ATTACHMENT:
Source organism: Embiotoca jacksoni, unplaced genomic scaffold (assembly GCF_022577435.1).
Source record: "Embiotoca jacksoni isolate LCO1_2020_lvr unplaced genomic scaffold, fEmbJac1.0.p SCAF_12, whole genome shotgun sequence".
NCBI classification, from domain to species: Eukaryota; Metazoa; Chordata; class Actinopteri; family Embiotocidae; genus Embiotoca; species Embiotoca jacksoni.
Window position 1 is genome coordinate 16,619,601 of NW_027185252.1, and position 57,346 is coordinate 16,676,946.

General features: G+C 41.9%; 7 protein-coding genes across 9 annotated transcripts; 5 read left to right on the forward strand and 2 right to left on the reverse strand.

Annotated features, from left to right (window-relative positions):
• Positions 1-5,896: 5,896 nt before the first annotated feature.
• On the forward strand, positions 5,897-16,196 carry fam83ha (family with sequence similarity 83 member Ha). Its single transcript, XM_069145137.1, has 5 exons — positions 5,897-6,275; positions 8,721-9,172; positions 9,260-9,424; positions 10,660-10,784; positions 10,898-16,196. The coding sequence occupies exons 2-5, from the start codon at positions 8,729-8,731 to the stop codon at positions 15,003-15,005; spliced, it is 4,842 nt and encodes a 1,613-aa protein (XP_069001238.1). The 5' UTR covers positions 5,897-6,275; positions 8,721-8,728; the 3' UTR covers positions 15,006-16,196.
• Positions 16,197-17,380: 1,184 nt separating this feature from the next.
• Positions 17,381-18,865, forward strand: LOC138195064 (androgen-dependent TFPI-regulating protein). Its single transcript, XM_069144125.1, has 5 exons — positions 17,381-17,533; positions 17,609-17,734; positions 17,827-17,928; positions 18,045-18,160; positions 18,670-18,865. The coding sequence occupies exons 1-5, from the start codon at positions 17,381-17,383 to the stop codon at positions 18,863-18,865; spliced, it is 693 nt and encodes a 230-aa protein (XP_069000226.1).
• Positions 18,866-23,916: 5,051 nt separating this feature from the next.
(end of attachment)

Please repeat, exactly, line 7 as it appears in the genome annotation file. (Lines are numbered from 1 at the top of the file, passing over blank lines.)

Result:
• Positions 1-5,896: 5,896 nt before the first annotated feature.